"1917": A technical and emotional marvel

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Courtesy Universal Pictures | The Daily Wildcat

George MacKay as Lance Corporal Will Schofield in "1917" (2019).

Late into 2018, I saw an untitled World War I film on IMDb’s upcoming movies list featuring big names like Colin Firth, Richard Madden and Benedict Cumberbatch, with Sam Mendes, director of “Skyfall,” at the helm. I was immediately on board.

As the news and the trailers poured in, "1917" immediately became one of my most anticipated movies of the last year. Though I didn’t get to see it in 2019 (thank you, Dec. 25 limited release), I still consider it a 2019 movie. And it might just be the best of the year.

Starring Dean-Charles Chapman and George MacKay, “1917” follows two young soldiers in World War I on a mission to deliver a message to a group of 1,600 men walking into a German trap. With the imminent attack, the soldiers are in a race against the clock to deliver the message.

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The biggest talking point of this movie is how it is crafted to seem like one continuous shot, a feat well done thanks to the combined craftsmanship of Mendes and legendary cinematographer Roger Deakins. Every step the two men take, you feel like you’re right alongside them. Every trench they crawl through, every shot they fire, every breath they take, you are right there with them. It is really a powerful look at the brutality of war.

Lance Corporal Will Schofield (George MacKay) in "1917" (2019).

MacKay, an actor previously unknown within the mainstream movie scene, brought forth perhaps the best performance of 2019 and has been disgustingly overlooked by every major awards group. Chapman, known for his work as Tommen Baratheon on “Game of Thrones,” gave a fantastic performance as well. These two are phenomenal.

From a technical standpoint, “1917” is one of the most beautiful movies. Everything from the minimal use of CGI, relying on the classic, analogue techniques of traditional filmmaking, to Thomas Newman’s score (which made me cry) is done to perfection. No spoilers, but though the story may seem simple, there is so much depth that emerges further along in the film. Mendes and Deakins have crafted something special. Every single shot of this movie is perfect — nothing feels out of place.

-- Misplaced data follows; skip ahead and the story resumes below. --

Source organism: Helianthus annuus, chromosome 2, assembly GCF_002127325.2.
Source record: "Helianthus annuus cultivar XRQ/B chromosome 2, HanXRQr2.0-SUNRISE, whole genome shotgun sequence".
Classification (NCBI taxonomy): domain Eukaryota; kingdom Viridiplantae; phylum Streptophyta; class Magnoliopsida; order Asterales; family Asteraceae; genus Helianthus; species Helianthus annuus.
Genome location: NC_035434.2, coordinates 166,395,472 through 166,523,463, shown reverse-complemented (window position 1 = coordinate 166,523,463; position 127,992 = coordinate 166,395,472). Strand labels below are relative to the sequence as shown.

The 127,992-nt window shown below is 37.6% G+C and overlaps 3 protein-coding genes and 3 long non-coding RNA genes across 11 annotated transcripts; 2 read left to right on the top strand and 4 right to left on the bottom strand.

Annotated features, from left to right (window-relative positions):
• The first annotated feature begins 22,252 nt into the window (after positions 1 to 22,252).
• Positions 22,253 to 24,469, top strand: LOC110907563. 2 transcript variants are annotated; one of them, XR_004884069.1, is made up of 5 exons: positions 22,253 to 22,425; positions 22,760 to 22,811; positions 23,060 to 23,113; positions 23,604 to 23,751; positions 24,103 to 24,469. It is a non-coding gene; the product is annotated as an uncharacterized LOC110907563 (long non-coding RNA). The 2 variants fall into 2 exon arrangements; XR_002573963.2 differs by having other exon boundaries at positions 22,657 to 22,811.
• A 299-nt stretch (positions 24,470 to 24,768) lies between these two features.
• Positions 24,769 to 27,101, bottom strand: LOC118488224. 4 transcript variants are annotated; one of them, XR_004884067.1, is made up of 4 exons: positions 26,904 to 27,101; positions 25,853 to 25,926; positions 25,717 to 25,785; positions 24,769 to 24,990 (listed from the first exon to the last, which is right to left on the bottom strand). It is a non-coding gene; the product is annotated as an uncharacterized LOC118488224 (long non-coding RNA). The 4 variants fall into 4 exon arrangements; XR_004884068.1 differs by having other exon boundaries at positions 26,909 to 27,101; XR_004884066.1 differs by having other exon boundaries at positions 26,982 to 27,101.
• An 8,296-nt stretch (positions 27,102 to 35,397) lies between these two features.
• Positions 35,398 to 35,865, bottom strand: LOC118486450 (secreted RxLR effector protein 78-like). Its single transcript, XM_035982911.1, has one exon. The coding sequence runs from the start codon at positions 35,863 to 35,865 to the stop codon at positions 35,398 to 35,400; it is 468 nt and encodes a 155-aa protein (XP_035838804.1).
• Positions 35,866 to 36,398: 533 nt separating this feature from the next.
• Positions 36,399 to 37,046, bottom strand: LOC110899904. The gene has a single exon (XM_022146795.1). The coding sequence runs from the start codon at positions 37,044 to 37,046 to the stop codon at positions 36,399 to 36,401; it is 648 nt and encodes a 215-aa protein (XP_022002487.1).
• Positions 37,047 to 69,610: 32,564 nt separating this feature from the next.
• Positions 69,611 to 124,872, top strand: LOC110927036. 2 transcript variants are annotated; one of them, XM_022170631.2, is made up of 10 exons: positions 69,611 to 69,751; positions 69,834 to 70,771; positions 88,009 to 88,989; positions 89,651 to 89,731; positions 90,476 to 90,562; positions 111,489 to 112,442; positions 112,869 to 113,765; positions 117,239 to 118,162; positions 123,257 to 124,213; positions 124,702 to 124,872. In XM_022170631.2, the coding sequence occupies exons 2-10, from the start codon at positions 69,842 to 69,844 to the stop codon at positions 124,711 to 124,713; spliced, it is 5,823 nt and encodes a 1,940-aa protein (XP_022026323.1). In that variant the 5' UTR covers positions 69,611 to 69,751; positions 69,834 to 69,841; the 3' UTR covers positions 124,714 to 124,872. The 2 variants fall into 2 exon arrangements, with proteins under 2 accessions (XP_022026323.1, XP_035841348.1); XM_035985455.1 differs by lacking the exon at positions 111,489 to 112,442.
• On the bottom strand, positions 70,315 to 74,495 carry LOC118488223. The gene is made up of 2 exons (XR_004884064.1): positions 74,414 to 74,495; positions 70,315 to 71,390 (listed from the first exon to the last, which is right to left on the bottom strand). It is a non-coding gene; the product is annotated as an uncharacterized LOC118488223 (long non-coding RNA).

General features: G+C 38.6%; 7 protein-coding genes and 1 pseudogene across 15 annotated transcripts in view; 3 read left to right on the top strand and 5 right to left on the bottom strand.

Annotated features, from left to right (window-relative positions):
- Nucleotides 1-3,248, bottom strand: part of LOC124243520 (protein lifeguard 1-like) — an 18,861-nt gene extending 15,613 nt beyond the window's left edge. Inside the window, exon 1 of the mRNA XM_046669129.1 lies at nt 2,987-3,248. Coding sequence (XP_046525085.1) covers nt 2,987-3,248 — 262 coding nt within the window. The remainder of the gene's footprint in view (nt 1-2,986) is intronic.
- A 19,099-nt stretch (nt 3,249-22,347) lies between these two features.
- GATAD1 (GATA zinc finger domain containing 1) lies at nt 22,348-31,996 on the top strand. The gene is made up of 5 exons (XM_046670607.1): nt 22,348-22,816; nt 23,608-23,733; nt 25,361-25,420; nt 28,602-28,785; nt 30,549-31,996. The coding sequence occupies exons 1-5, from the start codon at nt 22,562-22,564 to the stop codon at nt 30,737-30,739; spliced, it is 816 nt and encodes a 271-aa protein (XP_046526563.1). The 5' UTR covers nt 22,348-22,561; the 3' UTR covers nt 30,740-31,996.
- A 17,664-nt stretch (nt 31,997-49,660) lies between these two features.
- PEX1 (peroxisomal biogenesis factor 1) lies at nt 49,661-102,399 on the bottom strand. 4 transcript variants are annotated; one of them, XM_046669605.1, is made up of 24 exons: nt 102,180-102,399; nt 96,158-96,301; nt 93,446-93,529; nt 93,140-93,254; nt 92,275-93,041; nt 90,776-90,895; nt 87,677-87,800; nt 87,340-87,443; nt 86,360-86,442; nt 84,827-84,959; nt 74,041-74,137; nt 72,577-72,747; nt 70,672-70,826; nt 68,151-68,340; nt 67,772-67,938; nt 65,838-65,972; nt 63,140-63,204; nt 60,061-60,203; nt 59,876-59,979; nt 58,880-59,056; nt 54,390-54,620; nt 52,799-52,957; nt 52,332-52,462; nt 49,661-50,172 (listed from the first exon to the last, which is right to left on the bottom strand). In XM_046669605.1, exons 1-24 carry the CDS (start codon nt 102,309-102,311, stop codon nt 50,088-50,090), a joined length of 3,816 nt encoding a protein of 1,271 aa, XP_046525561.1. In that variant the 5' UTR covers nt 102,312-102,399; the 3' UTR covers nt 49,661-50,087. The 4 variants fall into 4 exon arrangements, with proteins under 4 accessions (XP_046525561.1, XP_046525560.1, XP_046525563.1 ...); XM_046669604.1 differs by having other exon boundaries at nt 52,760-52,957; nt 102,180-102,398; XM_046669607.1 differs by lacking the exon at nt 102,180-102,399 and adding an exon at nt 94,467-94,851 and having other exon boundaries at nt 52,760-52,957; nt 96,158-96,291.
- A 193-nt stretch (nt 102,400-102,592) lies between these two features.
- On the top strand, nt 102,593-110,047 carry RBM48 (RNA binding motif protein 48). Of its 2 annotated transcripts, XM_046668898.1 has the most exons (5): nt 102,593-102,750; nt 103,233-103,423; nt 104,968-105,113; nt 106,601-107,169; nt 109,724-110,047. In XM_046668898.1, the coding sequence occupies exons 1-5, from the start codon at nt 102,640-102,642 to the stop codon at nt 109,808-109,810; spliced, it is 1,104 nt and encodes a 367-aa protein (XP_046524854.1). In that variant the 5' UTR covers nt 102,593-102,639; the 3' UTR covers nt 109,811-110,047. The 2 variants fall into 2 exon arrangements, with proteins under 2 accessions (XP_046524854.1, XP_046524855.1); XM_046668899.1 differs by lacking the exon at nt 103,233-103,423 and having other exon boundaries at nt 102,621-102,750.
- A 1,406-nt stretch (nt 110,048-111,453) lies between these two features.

"1917" director Sam Mendes speaks with the film's stars, George MacKay and Dean-Charles Chapman.

I tried to find some flaw to make this review seem somewhat unbiased, but I can’t. I had no qualms with anything. I was never bored. I didn’t take one look at my phone, which says a lot.

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With two major Golden Globe wins already — Best Director for Mendes and Best Motion Picture — this film is gaining a lot of steam at the perfect time. Look out for “1917” on Oscar Sunday, because with it having earned 10 nominations, including Best Picture, Best Director and Best Original Screenplay, it is sure to be one of the big winners.

“1917” moved me in a way no war film has ever done. Every single shot is beautiful, I cried twice and I sat through all the credits because it felt like a disservice to the filmmakers to not do so. This was the only movie that I felt could rival “Avengers: Endgame” for my best movie of 2019, and I think it may even surpass it.

I cannot overstate this — go see this movie!

With the new year comes a new film scoring system and we’re starting out strong. 10 out of 10 for “1917.”


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